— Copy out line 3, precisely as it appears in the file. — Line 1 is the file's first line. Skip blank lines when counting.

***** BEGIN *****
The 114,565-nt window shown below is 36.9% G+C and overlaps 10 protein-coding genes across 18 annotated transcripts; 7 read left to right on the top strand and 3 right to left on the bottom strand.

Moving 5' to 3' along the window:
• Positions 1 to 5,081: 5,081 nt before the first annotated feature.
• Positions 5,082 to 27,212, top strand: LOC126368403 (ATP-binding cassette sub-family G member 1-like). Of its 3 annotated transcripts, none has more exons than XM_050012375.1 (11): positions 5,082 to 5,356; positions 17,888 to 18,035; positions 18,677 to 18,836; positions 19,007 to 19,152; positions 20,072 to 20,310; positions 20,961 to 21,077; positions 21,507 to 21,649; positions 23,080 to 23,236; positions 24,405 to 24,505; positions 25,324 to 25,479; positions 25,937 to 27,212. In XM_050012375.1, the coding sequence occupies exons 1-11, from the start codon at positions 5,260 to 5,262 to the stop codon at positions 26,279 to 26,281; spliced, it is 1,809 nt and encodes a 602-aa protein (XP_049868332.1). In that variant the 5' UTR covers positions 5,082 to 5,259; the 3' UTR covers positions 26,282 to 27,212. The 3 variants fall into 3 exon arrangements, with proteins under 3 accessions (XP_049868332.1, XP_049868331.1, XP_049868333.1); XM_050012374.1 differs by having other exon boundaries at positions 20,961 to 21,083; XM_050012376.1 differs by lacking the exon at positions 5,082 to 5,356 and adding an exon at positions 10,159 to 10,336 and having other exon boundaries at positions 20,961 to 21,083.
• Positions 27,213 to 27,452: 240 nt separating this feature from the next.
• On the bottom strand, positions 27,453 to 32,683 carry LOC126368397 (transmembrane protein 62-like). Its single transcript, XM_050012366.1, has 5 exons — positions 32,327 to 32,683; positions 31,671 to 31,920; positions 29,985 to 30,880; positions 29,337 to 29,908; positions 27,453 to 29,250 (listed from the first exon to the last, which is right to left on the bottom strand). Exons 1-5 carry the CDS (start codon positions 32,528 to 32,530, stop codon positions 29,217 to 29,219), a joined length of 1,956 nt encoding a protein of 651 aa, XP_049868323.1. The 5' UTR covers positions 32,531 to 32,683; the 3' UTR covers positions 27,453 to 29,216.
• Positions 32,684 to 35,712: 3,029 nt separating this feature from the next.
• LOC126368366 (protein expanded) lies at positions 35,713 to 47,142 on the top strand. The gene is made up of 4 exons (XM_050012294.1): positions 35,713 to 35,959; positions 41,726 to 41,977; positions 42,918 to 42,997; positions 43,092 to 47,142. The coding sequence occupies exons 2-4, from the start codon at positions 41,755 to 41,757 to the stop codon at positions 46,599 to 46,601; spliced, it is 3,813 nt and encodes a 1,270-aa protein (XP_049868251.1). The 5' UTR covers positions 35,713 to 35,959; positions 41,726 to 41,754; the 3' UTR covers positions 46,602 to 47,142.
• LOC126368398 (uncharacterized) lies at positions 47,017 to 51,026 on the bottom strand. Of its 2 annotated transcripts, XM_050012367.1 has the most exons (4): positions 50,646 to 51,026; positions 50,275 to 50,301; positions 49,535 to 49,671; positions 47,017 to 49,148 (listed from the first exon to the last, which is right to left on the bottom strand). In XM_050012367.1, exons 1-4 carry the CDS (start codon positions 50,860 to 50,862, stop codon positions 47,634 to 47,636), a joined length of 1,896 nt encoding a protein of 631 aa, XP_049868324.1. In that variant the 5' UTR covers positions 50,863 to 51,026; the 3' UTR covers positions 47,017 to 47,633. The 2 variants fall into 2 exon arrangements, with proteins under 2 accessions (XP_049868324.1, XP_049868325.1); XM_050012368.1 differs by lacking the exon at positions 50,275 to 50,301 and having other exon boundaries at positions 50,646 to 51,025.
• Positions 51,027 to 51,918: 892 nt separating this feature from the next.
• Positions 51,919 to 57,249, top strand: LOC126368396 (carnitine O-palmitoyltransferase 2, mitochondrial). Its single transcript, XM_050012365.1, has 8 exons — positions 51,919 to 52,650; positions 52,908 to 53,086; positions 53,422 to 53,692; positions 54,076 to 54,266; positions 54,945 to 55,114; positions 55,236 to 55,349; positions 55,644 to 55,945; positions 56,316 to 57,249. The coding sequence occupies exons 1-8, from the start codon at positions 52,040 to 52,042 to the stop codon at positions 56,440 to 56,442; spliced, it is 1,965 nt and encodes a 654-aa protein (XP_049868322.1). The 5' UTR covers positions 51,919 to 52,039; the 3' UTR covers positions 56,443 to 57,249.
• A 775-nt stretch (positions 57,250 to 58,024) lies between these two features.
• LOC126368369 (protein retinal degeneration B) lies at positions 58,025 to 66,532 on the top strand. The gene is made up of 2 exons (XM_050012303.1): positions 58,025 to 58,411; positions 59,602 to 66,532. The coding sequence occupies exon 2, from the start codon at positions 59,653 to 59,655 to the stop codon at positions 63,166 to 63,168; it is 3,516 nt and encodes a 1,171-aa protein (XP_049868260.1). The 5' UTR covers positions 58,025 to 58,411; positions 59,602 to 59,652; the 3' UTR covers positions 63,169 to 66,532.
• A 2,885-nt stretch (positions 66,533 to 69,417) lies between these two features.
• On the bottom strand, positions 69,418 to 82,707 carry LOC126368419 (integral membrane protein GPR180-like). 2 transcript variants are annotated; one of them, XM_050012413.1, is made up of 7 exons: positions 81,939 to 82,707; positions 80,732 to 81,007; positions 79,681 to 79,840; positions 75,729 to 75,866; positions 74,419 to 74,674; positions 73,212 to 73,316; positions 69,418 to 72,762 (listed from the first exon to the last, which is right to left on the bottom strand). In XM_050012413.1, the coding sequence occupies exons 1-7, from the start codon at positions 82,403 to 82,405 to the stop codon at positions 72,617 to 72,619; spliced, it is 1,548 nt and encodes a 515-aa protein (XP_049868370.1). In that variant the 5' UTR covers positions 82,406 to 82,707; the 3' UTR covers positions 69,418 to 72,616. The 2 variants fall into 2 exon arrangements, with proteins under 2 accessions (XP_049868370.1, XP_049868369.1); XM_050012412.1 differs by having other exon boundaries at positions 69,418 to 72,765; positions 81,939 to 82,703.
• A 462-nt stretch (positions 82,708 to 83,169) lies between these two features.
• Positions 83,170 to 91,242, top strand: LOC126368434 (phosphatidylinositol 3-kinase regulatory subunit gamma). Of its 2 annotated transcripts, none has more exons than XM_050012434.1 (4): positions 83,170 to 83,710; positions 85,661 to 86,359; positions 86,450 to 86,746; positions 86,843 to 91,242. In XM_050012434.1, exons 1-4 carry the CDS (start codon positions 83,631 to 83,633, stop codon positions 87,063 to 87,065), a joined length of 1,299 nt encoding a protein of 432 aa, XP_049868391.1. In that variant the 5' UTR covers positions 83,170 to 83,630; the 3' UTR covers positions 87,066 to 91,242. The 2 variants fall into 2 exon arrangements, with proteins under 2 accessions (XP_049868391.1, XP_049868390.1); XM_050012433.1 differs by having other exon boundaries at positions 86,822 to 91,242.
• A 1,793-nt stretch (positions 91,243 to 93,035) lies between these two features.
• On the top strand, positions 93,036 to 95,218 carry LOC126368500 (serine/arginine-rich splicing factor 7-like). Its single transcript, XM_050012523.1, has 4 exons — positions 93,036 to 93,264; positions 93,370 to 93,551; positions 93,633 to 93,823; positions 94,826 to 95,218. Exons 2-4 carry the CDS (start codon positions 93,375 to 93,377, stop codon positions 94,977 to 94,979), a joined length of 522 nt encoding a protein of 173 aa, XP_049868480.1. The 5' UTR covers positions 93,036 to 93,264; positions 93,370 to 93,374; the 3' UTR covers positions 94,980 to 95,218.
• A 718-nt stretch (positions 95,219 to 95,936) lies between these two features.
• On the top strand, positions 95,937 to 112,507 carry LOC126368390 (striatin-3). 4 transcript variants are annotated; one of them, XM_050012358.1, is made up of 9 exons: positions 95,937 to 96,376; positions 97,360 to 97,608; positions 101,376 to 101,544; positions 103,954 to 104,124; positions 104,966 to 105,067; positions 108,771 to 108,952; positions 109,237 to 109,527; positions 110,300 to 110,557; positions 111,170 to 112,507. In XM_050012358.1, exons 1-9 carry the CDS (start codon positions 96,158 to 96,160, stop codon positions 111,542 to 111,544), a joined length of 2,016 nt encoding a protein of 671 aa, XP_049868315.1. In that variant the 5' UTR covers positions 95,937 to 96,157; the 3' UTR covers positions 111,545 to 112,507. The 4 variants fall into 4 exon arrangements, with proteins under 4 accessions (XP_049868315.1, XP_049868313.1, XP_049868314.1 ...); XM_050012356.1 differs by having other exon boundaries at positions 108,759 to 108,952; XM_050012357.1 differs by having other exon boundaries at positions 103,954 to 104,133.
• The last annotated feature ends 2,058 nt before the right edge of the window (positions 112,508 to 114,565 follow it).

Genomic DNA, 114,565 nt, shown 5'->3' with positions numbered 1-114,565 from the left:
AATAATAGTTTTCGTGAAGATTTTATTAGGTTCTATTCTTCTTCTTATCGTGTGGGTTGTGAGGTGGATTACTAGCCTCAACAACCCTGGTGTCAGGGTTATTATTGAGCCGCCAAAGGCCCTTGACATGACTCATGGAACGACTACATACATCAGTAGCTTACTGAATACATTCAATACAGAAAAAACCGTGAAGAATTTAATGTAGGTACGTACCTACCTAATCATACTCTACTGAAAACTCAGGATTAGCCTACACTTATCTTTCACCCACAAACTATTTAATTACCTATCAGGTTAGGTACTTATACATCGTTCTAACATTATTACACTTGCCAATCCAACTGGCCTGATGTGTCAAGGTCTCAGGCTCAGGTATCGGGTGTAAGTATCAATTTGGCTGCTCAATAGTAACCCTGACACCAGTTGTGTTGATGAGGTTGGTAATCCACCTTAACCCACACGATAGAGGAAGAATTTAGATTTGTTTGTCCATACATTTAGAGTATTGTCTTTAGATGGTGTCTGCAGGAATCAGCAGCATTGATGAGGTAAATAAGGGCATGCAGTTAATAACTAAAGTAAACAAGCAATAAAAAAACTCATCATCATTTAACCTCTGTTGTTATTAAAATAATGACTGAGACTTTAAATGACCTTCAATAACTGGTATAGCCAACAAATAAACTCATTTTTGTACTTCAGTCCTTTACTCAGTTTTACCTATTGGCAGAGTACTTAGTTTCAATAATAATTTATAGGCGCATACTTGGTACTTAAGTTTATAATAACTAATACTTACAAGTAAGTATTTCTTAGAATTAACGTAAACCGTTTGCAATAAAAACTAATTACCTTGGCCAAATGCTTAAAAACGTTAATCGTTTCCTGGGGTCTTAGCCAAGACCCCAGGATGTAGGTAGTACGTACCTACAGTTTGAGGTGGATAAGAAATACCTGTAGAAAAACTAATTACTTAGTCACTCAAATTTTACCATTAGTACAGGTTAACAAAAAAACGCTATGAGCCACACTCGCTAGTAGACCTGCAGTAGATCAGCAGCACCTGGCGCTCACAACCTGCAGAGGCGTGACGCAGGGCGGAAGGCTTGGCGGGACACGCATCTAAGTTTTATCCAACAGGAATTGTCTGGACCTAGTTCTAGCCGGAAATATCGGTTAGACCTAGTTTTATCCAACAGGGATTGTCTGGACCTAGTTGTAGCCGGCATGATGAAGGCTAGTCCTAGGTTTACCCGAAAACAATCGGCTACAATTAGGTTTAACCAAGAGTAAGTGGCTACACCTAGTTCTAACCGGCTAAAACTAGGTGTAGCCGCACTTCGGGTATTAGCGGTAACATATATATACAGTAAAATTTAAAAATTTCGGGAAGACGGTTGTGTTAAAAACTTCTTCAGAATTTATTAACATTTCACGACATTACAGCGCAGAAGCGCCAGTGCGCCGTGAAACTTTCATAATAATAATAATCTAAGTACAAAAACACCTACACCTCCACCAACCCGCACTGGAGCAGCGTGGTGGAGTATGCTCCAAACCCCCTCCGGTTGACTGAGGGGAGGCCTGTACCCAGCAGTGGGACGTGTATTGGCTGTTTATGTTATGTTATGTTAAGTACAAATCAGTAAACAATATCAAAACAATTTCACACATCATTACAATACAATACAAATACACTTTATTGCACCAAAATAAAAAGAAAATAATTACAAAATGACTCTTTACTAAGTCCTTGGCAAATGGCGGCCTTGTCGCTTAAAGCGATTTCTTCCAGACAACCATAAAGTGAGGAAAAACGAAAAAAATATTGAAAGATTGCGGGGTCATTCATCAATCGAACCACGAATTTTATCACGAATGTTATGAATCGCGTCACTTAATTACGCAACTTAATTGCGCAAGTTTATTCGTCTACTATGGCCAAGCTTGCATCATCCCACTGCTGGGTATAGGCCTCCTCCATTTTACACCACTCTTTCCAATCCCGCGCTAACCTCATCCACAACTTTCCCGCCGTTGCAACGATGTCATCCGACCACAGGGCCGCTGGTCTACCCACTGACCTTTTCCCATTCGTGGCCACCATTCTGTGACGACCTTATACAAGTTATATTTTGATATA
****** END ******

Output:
• Positions 1 to 5,081: 5,081 nt before the first annotated feature.